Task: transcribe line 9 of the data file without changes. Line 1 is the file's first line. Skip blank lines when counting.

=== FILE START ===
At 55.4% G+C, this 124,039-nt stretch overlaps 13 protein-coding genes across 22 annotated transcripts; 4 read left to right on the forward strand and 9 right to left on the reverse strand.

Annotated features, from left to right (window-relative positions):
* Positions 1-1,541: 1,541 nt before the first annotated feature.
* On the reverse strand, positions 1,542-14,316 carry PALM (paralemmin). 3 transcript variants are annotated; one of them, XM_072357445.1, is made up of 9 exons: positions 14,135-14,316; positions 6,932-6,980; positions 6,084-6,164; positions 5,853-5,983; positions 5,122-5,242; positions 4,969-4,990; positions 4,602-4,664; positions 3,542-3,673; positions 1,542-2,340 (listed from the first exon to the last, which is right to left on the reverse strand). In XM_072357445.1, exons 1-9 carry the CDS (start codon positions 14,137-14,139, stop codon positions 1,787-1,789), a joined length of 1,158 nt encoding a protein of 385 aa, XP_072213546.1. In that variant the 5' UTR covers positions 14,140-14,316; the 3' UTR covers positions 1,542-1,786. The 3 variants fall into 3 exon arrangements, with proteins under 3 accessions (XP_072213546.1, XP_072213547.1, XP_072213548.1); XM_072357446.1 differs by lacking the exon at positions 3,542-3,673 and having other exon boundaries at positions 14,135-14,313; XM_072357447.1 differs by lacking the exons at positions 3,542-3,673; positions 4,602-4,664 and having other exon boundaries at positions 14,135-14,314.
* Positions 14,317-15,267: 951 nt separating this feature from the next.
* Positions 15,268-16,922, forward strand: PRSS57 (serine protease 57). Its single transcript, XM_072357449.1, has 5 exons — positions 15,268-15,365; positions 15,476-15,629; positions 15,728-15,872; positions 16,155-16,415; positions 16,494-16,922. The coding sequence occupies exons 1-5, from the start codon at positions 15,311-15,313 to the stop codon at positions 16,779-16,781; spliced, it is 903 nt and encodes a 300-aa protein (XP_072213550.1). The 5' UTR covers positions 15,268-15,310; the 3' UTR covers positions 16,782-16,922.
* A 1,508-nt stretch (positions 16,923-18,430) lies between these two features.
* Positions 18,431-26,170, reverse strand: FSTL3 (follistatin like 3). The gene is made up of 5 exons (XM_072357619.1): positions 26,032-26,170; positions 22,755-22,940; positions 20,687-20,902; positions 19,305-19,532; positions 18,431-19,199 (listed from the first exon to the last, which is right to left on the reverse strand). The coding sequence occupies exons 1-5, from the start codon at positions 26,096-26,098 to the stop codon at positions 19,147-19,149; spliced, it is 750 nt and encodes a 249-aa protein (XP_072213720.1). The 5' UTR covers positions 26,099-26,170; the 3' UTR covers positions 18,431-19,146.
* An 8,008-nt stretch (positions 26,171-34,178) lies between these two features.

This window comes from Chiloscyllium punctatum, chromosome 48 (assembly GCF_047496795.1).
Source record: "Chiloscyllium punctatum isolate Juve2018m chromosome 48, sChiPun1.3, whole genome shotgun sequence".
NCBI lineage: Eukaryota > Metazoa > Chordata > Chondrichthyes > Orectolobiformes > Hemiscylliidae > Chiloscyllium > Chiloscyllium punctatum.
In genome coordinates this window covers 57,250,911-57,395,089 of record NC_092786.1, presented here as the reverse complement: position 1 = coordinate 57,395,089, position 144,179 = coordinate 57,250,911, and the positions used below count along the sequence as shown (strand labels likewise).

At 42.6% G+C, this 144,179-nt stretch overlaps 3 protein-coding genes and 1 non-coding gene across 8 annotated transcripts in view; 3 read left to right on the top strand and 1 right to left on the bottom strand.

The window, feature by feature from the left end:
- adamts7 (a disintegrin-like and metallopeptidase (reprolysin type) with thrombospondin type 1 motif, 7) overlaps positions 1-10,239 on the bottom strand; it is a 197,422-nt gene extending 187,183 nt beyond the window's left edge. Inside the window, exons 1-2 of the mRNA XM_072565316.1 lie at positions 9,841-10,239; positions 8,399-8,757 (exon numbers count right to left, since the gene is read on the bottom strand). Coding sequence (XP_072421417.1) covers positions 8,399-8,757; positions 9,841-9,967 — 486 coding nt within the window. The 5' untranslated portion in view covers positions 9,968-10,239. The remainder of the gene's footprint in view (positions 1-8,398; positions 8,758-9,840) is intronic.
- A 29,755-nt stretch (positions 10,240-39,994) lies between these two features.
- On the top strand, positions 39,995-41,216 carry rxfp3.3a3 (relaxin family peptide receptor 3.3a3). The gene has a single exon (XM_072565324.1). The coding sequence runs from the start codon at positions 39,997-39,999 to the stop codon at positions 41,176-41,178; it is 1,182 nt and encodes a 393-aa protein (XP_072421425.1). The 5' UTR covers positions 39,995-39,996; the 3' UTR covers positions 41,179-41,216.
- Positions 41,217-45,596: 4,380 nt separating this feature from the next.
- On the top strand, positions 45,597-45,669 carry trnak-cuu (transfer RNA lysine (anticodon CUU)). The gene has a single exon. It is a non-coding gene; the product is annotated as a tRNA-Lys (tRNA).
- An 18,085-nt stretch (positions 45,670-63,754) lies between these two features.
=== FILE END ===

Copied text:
* An 8,008-nt stretch (positions 26,171-34,178) lies between these two features.